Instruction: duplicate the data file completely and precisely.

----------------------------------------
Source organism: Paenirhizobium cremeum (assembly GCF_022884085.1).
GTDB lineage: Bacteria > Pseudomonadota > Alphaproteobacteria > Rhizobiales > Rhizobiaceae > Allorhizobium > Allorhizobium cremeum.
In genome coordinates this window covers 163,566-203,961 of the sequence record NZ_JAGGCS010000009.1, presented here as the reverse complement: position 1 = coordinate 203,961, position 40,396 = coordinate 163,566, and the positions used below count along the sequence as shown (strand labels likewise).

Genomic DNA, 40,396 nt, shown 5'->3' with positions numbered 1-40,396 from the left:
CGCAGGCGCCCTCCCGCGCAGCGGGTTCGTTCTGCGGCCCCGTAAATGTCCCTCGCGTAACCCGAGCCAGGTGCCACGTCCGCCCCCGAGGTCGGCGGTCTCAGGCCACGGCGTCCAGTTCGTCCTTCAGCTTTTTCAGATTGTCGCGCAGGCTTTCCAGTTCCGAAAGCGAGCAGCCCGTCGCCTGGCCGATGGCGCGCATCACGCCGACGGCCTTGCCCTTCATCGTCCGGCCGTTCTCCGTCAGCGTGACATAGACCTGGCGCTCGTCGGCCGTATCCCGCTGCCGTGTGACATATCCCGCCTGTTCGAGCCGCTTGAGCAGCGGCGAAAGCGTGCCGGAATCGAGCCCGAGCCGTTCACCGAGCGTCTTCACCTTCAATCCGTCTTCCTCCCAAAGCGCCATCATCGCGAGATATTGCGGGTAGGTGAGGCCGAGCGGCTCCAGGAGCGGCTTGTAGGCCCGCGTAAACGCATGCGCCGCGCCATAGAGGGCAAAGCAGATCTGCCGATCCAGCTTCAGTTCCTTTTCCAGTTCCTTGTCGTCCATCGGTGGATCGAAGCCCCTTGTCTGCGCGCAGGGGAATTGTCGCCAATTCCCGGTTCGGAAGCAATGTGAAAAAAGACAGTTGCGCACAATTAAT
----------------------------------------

Source organism: Paenirhizobium cremeum (assembly GCF_022884085.1).
GTDB lineage: Bacteria > Pseudomonadota > Alphaproteobacteria > Rhizobiales > Rhizobiaceae > Allorhizobium > Allorhizobium cremeum.
In genome coordinates this window covers 163,566-203,961 of the sequence record NZ_JAGGCS010000009.1, presented here as the reverse complement: position 1 = coordinate 203,961, position 40,396 = coordinate 163,566, and the positions used below count along the sequence as shown (strand labels likewise).

Genomic DNA, 40,396 nt, shown 5'->3' with positions numbered 1-40,396 from the left:
CGCAGGCGCCCTCCCGCGCAGCGGGTTCGTTCTGCGGCCCCGTAAATGTCCCTCGCGTAACCCGAGCCAGGTGCCACGTCCGCCCCCGAGGTCGGCGGTCTCAGGCCACGGCGTCCAGTTCGTCCTTCAGCTTTTTCAGATTGTCGCGCAGGCTTTCCAGTTCCGAAAGCGAGCAGCCCGTCGCCTGGCCGATGGCGCGCATCACGCCGACGGCCTTGCCCTTCATCGTCCGGCCGTTCTCCGTCAGCGTGACATAGACCTGGCGCTCGTCGGCCGTATCCCGCTGCCGTGTGACATATCCCGCCTGTTCGAGCCGCTTGAGCAGCGGCGAAAGCGTGCCGGAATCGAGCCCGAGCCGTTCACCGAGCGTCTTCACCTTCAATCCGTCTTCCTCCCAAAGCGCCATCATCGCGAGATATTGCGGGTAGGTGAGGCCGAGCGGCTCCAGGAGCGGCTTGTAGGCCCGCGTAAACGCATGCGCCGCGCCATAGAGGGCAAAGCAGATCTGCCGATCCAGCTTCAGTTCCTTTTCCAGTTCCTTGTCGTCCATCGGTGGATCGAAGCCCCTTGTCTGCGCGCAGGGGAATTGTCGCCAATTCCCGGTTCGGAAGCAATGTGAAAAAAGACAGTTGCGCACAATTAAT